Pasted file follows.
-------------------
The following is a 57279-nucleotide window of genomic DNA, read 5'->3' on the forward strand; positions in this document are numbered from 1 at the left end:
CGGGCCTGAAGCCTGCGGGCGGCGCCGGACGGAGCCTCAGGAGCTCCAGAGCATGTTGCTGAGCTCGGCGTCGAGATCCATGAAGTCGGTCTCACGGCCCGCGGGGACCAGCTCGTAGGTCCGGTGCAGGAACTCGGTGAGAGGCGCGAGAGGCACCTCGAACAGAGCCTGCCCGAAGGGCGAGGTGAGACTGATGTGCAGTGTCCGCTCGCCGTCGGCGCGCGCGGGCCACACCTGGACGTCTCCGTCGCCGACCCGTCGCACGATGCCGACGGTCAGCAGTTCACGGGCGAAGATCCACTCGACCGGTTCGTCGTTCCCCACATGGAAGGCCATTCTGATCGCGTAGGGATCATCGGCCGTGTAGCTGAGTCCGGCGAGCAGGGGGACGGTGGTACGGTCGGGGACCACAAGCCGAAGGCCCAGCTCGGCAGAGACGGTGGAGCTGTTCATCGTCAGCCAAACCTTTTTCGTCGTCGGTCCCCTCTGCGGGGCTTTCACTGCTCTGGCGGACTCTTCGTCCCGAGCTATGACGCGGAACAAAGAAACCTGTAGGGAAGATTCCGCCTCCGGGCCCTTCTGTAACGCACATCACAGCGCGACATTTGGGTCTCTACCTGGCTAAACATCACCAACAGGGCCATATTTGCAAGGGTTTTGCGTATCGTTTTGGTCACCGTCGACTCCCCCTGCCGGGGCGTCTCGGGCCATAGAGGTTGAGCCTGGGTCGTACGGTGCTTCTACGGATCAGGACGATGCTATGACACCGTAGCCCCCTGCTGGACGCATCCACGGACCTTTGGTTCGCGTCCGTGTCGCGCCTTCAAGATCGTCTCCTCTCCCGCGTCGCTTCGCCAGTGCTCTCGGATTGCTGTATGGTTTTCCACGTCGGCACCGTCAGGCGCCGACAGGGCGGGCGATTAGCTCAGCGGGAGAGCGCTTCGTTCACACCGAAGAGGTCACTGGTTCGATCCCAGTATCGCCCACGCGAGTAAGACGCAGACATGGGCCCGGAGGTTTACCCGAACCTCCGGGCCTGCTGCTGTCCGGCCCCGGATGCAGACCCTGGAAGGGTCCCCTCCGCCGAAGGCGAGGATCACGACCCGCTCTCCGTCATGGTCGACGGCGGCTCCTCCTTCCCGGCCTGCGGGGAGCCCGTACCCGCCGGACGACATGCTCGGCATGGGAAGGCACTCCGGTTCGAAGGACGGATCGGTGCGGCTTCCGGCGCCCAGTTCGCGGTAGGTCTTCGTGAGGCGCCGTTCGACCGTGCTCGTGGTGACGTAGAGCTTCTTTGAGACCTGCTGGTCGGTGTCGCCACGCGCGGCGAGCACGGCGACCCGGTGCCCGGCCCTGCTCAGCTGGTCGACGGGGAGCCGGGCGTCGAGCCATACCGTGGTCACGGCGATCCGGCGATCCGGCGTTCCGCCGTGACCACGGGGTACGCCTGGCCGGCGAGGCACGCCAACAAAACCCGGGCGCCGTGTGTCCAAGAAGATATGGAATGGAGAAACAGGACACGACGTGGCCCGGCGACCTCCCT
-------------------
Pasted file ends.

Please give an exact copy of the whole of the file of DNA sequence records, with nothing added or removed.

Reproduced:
The following is a 57279-nucleotide window of genomic DNA, read 5'->3' on the forward strand; positions in this document are numbered from 1 at the left end:
CGGGCCTGAAGCCTGCGGGCGGCGCCGGACGGAGCCTCAGGAGCTCCAGAGCATGTTGCTGAGCTCGGCGTCGAGATCCATGAAGTCGGTCTCACGGCCCGCGGGGACCAGCTCGTAGGTCCGGTGCAGGAACTCGGTGAGAGGCGCGAGAGGCACCTCGAACAGAGCCTGCCCGAAGGGCGAGGTGAGACTGATGTGCAGTGTCCGCTCGCCGTCGGCGCGCGCGGGCCACACCTGGACGTCTCCGTCGCCGACCCGTCGCACGATGCCGACGGTCAGCAGTTCACGGGCGAAGATCCACTCGACCGGTTCGTCGTTCCCCACATGGAAGGCCATTCTGATCGCGTAGGGATCATCGGCCGTGTAGCTGAGTCCGGCGAGCAGGGGGACGGTGGTACGGTCGGGGACCACAAGCCGAAGGCCCAGCTCGGCAGAGACGGTGGAGCTGTTCATCGTCAGCCAAACCTTTTTCGTCGTCGGTCCCCTCTGCGGGGCTTTCACTGCTCTGGCGGACTCTTCGTCCCGAGCTATGACGCGGAACAAAGAAACCTGTAGGGAAGATTCCGCCTCCGGGCCCTTCTGTAACGCACATCACAGCGCGACATTTGGGTCTCTACCTGGCTAAACATCACCAACAGGGCCATATTTGCAAGGGTTTTGCGTATCGTTTTGGTCACCGTCGACTCCCCCTGCCGGGGCGTCTCGGGCCATAGAGGTTGAGCCTGGGTCGTACGGTGCTTCTACGGATCAGGACGATGCTATGACACCGTAGCCCCCTGCTGGACGCATCCACGGACCTTTGGTTCGCGTCCGTGTCGCGCCTTCAAGATCGTCTCCTCTCCCGCGTCGCTTCGCCAGTGCTCTCGGATTGCTGTATGGTTTTCCACGTCGGCACCGTCAGGCGCCGACAGGGCGGGCGATTAGCTCAGCGGGAGAGCGCTTCGTTCACACCGAAGAGGTCACTGGTTCGATCCCAGTATCGCCCACGCGAGTAAGACGCAGACATGGGCCCGGAGGTTTACCCGAACCTCCGGGCCTGCTGCTGTCCGGCCCCGGATGCAGACCCTGGAAGGGTCCCCTCCGCCGAAGGCGAGGATCACGACCCGCTCTCCGTCATGGTCGACGGCGGCTCCTCCTTCCCGGCCTGCGGGGAGCCCGTACCCGCCGGACGACATGCTCGGCATGGGAAGGCACTCCGGTTCGAAGGACGGATCGGTGCGGCTTCCGGCGCCCAGTTCGCGGTAGGTCTTCGTGAGGCGCCGTTCGACCGTGCTCGTGGTGACGTAGAGCTTCTTTGAGACCTGCTGGTCGGTGTCGCCACGCGCGGCGAGCACGGCGACCCGGTGCCCGGCCCTGCTCAGCTGGTCGACGGGGAGCCGGGCGTCGAGCCATACCGTGGTCACGGCGATCCGGCGATCCGGCGTTCCGCCGTGACCACGGGGTACGCCTGGCCGGCGAGGCACGCCAACAAAACCCGGGCGCCGTGTGTCCAAGAAGATATGGAATGGAGAAACAGGACACGACGTGGCCCGGCGACCTCCCT